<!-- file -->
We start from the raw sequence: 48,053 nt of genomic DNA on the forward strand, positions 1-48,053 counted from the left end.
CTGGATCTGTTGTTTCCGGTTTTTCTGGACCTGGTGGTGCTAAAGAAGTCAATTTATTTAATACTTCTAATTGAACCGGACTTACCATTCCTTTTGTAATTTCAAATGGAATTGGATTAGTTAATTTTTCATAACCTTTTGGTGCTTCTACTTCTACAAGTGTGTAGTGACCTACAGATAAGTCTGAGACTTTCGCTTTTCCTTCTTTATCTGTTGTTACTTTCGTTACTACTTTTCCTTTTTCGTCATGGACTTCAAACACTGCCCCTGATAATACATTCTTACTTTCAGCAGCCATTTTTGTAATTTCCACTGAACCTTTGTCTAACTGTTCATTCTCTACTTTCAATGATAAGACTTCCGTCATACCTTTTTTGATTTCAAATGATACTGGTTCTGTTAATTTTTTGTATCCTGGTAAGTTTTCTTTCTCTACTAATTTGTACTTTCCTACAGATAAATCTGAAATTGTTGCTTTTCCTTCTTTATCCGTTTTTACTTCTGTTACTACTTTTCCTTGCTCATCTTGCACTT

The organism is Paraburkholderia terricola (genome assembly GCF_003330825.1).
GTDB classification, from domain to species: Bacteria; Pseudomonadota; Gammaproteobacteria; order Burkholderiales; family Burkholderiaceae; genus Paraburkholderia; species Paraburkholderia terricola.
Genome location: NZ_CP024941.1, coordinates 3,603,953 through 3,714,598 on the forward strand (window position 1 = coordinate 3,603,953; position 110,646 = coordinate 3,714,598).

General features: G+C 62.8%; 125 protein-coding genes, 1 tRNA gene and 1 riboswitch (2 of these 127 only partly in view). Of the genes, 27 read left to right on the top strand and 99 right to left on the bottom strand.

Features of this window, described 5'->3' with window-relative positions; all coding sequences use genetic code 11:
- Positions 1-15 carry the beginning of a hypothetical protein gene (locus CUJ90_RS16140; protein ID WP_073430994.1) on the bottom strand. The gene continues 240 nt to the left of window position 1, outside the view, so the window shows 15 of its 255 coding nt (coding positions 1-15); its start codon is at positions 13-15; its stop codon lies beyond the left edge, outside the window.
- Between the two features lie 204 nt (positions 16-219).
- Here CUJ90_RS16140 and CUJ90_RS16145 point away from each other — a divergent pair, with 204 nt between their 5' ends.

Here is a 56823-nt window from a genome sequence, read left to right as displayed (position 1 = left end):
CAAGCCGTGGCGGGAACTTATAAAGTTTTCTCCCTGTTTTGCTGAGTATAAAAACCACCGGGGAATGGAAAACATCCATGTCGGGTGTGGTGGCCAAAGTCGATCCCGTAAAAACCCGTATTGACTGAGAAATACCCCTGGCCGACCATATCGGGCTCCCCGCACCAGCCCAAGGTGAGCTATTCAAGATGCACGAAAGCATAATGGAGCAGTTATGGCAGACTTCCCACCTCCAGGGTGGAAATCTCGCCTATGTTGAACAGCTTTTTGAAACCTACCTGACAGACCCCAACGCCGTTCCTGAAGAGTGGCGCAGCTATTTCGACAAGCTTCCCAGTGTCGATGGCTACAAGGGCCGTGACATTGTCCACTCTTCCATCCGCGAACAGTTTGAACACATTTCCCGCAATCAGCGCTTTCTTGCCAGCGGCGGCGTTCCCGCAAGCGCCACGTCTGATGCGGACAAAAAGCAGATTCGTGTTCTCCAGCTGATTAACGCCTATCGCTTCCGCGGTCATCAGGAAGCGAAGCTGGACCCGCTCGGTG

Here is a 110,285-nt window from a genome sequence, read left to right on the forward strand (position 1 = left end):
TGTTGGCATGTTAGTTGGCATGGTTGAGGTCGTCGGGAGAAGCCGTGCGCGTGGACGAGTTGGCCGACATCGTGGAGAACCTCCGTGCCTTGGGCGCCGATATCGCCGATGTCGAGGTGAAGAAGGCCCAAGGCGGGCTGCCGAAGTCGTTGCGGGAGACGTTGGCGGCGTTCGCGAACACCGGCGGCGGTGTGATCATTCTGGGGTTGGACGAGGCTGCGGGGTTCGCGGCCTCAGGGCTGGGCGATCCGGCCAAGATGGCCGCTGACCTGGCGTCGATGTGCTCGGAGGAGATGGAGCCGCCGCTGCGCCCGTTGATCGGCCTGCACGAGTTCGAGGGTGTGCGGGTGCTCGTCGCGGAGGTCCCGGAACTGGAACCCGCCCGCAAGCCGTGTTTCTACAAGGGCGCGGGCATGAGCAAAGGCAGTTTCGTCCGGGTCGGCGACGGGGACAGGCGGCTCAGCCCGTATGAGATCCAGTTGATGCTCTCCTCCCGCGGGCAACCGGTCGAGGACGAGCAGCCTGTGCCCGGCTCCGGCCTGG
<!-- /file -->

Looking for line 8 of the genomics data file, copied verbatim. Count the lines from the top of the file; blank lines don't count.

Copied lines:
- Positions 1-15 carry the beginning of a hypothetical protein gene (locus CUJ90_RS16140; protein ID WP_073430994.1) on the bottom strand. The gene continues 240 nt to the left of window position 1, outside the view, so the window shows 15 of its 255 coding nt (coding positions 1-15); its start codon is at positions 13-15; its stop codon lies beyond the left edge, outside the window.